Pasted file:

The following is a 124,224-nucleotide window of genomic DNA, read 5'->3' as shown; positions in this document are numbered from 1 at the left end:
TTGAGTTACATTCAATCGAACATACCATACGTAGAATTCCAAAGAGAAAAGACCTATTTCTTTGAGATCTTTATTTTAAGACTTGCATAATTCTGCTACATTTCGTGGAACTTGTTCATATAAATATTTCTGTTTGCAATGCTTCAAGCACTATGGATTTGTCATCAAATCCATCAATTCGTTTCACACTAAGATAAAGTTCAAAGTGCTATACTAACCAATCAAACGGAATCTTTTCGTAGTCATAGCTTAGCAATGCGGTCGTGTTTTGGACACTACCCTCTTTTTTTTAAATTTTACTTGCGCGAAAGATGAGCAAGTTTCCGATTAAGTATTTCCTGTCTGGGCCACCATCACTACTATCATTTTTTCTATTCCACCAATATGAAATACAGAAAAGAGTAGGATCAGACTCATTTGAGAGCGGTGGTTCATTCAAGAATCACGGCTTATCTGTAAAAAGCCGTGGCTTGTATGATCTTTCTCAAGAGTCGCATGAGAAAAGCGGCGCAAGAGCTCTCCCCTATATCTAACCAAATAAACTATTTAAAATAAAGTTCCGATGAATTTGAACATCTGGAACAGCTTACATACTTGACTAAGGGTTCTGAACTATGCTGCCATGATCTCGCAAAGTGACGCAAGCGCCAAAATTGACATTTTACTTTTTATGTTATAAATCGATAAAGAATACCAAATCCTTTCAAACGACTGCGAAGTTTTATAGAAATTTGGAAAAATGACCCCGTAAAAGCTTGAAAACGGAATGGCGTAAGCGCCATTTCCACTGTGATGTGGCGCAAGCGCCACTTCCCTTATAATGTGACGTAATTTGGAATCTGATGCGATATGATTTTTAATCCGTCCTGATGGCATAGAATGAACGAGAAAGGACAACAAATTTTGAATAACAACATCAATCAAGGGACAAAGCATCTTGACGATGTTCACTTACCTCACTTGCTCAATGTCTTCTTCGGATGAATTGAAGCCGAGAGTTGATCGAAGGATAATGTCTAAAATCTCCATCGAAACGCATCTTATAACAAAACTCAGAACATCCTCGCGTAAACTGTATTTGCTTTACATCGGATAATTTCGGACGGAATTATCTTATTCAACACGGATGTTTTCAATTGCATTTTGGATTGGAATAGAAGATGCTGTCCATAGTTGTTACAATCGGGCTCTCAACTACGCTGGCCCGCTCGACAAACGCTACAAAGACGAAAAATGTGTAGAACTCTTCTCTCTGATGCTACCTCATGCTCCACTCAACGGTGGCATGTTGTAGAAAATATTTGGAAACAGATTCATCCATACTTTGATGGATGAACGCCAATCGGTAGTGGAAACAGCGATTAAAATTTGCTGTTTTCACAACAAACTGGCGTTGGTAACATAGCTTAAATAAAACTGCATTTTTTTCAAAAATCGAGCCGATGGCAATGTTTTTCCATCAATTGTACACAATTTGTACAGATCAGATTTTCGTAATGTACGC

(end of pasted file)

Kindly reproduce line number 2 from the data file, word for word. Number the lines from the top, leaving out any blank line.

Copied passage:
TTGAGTTACATTCAATCGAACATACCATACGTAGAATTCCAAAGAGAAAAGACCTATTTCTTTGAGATCTTTATTTTAAGACTTGCATAATTCTGCTACATTTCGTGGAACTTGTTCATATAAATATTTCTGTTTGCAATGCTTCAAGCACTATGGATTTGTCATCAAATCCATCAATTCGTTTCACACTAAGATAAAGTTCAAAGTGCTATACTAACCAATCAAACGGAATCTTTTCGTAGTCATAGCTTAGCAATGCGGTCGTGTTTTGGACACTACCCTCTTTTTTTTAAATTTTACTTGCGCGAAAGATGAGCAAGTTTCCGATTAAGTATTTCCTGTCTGGGCCACCATCACTACTATCATTTTTTCTATTCCACCAATATGAAATACAGAAAAGAGTAGGATCAGACTCATTTGAGAGCGGTGGTTCATTCAAGAATCACGGCTTATCTGTAAAAAGCCGTGGCTTGTATGATCTTTCTCAAGAGTCGCATGAGAAAAGCGGCGCAAGAGCTCTCCCCTATATCTAACCAAATAAACTATTTAAAATAAAGTTCCGATGAATTTGAACATCTGGAACAGCTTACATACTTGACTAAGGGTTCTGAACTATGCTGCCATGATCTCGCAAAGTGACGCAAGCGCCAAAATTGACATTTTACTTTTTATGTTATAAATCGATAAAGAATACCAAATCCTTTCAAACGACTGCGAAGTTTTATAGAAATTTGGAAAAATGACCCCGTAAAAGCTTGAAAACGGAATGGCGTAAGCGCCATTTCCACTGTGATGTGGCGCAAGCGCCACTTCCCTTATAATGTGACGTAATTTGGAATCTGATGCGATATGATTTTTAATCCGTCCTGATGGCATAGAATGAACGAGAAAGGACAACAAATTTTGAATAACAACATCAATCAAGGGACAAAGCATCTTGACGATGTTCACTTACCTCACTTGCTCAATGTCTTCTTCGGATGAATTGAAGCCGAGAGTTGATCGAAGGATAATGTCTAAAATCTCCATCGAAACGCATCTTATAACAAAACTCAGAACATCCTCGCGTAAACTGTATTTGCTTTACATCGGATAATTTCGGACGGAATTATCTTATTCAACACGGATGTTTTCAATTGCATTTTGGATTGGAATAGAAGATGCTGTCCATAGTTGTTACAATCGGGCTCTCAACTACGCTGGCCCGCTCGACAAACGCTACAAAGACGAAAAATGTGTAGAACTCTTCTCTCTGATGCTACCTCATGCTCCACTCAACGGTGGCATGTTGTAGAAAATATTTGGAAACAGATTCATCCATACTTTGATGGATGAACGCCAATCGGTAGTGGAAACAGCGATTAAAATTTGCTGTTTTCACAACAAACTGGCGTTGGTAACATAGCTTAAATAAAACTGCATTTTTTTCAAAAATCGAGCCGATGGCAATGTTTTTCCATCAATTGTACACAATTTGTACAGATCAGATTTTCGTAATGTACGC